He then played a track with a singer and string section. I think his point was that this track hadn't had much done to it and was good as is. But one of the students thought there was too much "sss" on it...which led us off on this whole discussion of how people hear things differently and how it depends on where you sit and what speakers you have. And how there are natural, smooth "s" sounds and more ragged "s" sounds. And how, once you start focusing on the "s" that's all you can hear. And that to mix you have to be able to choose to focus on something like that...but also be able to choose to STOP focusing on it.

I mentioned how Justin suggested we listen to our mix in a car and Randy didn't like this idea. He thought a car was too perfect an environment because it is one of the few situations where the stereo is designed for the situation you use it in. He seemed in favor of mixing to the best speakers you could find in a room situation...with the assumption that quality can only go down from there. I still think Justin's strategy makes sense, especially given that we didn't have access to an expensive studio situation with perfect speakers. And, frankly, yes, many people listen to cds in their it is a fair test situation.

Then we got into a discussion of file formats. And that WAV files are the univerally shared format. So you can have people record parts all over the world and share. He showed an example of this and then we talked about how it is these people synched their parts (answer: they all played along to the same backing track). One student asked how to get WAV files out of his Roland machine, which Randy didn't seem to understand (told him to put them on an external hard drive or dvd)...but I got that this guy's machine was too old for that (like mine) I told him you have to export them to like a thousand cds (which is true).

I asked how the knowledge that whatever you're mixing will be likely turned into an MP3 changes how you approach mixing/mastering. He basically said that, in an ideal world, you remaster specifically for MP3s in order to compensate for how the format changes the sound. He spent a good deal of time taking a recording and converting it to MP3 and showing us how different it sounded and how you might compensate. A student asked about conversion standards...I think he said 192 kps. He mentioned that there are lots of MP3 converters and that they all have their own EQ mix settings. In theory, the stuff you buy off i-tunes has been engineered for MP3 and probably with an eye towards ear buds. The main thing it seems to do was make the recording sound more "dead"...not as spacious. Held up against one another it sounded worse...but I can't say it sounded terrible. I don't think that I have high enough standards to notice the difference most of the time.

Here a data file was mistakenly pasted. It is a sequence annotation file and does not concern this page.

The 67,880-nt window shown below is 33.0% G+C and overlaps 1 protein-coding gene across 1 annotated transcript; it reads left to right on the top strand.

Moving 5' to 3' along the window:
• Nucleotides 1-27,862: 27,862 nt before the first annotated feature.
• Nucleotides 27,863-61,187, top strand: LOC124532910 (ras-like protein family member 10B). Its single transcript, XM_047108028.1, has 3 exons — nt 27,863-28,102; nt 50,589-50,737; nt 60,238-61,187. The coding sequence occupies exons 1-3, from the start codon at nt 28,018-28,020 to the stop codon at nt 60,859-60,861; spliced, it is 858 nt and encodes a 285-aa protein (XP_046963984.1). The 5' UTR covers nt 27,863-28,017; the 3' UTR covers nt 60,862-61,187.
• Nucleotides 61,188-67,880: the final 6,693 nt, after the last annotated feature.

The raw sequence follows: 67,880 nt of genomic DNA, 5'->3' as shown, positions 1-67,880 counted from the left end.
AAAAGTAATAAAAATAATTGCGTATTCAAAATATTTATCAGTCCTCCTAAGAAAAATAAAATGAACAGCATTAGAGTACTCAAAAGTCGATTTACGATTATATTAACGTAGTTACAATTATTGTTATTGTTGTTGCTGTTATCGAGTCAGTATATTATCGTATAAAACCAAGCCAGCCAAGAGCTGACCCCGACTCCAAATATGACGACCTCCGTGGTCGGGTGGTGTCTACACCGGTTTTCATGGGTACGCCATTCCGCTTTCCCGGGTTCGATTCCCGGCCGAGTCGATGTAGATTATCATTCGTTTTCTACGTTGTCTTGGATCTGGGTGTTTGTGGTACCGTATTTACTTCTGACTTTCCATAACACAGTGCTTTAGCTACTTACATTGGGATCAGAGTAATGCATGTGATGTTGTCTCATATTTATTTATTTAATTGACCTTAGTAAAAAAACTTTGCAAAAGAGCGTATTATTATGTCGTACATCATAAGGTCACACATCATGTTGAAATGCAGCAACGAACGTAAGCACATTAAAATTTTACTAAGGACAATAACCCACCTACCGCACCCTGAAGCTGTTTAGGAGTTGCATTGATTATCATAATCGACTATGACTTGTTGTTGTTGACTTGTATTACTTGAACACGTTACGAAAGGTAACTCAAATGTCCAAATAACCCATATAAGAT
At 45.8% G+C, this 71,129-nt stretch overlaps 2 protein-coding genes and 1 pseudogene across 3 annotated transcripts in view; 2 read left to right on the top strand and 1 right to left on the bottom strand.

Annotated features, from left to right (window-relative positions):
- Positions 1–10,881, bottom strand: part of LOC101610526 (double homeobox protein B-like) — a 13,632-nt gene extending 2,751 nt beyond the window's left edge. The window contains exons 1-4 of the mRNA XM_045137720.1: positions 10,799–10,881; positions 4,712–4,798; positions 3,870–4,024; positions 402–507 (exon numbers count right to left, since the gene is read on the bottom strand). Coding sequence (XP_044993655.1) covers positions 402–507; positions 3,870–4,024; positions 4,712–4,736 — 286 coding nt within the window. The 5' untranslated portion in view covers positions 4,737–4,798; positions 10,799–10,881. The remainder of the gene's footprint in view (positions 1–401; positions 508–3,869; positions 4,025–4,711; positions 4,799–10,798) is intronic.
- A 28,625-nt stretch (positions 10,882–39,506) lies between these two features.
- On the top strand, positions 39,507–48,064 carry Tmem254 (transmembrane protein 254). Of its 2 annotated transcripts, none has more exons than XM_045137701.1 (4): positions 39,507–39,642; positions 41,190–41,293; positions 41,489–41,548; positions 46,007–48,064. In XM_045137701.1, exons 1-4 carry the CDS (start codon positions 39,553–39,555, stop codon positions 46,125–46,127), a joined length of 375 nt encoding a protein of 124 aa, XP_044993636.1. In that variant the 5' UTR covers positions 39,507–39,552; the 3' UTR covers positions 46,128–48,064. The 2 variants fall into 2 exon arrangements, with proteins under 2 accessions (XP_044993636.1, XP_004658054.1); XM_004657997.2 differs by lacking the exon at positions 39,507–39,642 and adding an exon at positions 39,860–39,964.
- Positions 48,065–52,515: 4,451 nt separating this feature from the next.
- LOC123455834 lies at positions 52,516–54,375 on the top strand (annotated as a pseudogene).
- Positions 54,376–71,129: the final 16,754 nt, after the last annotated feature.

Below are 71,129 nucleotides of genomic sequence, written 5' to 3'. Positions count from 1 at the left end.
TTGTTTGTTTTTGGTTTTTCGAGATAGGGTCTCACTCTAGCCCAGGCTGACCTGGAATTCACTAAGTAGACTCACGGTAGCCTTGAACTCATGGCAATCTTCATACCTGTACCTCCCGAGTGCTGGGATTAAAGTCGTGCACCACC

He also played us a youtube recording of Carl Beatty, who he agrees with in most matters. It's probably worth watching several more interviews with this guy:

Randy has revealed a few biases as we've gone along...a major one being that he hates Pro Tools. Not the software per se...but it's philosophy...which he seems to think is "all you need is this" and "everyone needs this." I think he's being a bit over the top on this. Basically, this one software has come to dominate the market, yes. It's not really any different than Microsoft. But there are other software packages if you prefer...including Vegas, the one that Randy uses. Randy doesn't PAY for his software, but instead gets it free from Sony. If you aren't paying, I don't think you get to have a big opinion. I just figure...all of these things are tools. Software...tabletop units like the Roland the student mentioned...or full, old school hardware driven studios...whatever. They can all be used well and they can all be used poorly.